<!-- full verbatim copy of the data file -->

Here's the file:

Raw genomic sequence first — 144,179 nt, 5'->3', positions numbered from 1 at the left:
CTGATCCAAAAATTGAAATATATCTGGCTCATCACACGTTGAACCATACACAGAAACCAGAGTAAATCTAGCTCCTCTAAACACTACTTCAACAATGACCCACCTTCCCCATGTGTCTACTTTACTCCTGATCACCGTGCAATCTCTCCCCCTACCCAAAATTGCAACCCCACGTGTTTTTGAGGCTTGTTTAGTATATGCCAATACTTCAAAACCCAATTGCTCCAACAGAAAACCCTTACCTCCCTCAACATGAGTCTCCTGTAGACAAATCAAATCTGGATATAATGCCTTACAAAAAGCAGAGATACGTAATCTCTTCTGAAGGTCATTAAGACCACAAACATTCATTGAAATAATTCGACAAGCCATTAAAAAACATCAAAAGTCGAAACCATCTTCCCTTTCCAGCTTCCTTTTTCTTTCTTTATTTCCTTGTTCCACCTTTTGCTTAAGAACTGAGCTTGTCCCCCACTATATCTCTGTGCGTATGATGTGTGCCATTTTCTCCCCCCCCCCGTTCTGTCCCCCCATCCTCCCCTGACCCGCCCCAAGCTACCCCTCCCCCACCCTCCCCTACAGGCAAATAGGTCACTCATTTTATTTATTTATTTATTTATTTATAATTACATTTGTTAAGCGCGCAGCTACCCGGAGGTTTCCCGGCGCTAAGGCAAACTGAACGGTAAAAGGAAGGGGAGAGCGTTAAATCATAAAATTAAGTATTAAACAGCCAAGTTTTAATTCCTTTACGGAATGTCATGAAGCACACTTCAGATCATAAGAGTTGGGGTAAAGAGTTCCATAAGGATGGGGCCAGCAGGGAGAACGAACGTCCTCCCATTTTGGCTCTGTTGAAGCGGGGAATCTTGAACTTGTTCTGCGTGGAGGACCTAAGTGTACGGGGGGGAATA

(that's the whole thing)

Raw genomic sequence first — 144,179 nt, 5'->3', positions numbered from 1 at the left:
CTGATCCAAAAATTGAAATATATCTGGCTCATCACACGTTGAACCATACACAGAAACCAGAGTAAATCTAGCTCCTCTAAACACTACTTCAACAATGACCCACCTTCCCCATGTGTCTACTTTACTCCTGATCACCGTGCAATCTCTCCCCCTACCCAAAATTGCAACCCCACGTGTTTTTGAGGCTTGTTTAGTATATGCCAATACTTCAAAACCCAATTGCTCCAACAGAAAACCCTTACCTCCCTCAACATGAGTCTCCTGTAGACAAATCAAATCTGGATATAATGCCTTACAAAAAGCAGAGATACGTAATCTCTTCTGAAGGTCATTAAGACCACAAACATTCATTGAAATAATTCGACAAGCCATTAAAAAACATCAAAAGTCGAAACCATCTTCCCTTTCCAGCTTCCTTTTTCTTTCTTTATTTCCTTGTTCCACCTTTTGCTTAAGAACTGAGCTTGTCCCCCACTATATCTCTGTGCGTATGATGTGTGCCATTTTCTCCCCCCCCCCGTTCTGTCCCCCCATCCTCCCCTGACCCGCCCCAAGCTACCCCTCCCCCACCCTCCCCTACAGGCAAATAGGTCACTCATTTTATTTATTTATTTATTTATTTATAATTACATTTGTTAAGCGCGCAGCTACCCGGAGGTTTCCCGGCGCTAAGGCAAACTGAACGGTAAAAGGAAGGGGAGAGCGTTAAATCATAAAATTAAGTATTAAACAGCCAAGTTTTAATTCCTTTACGGAATGTCATGAAGCACACTTCAGATCATAAGAGTTGGGGTAAAGAGTTCCATAAGGATGGGGCCAGCAGGGAGAACGAACGTCCTCCCATTTTGGCTCTGTTGAAGCGGGGAATCTTGAACTTGTTCTGCGTGGAGGACCTAAGTGTACGGGGGGGAATA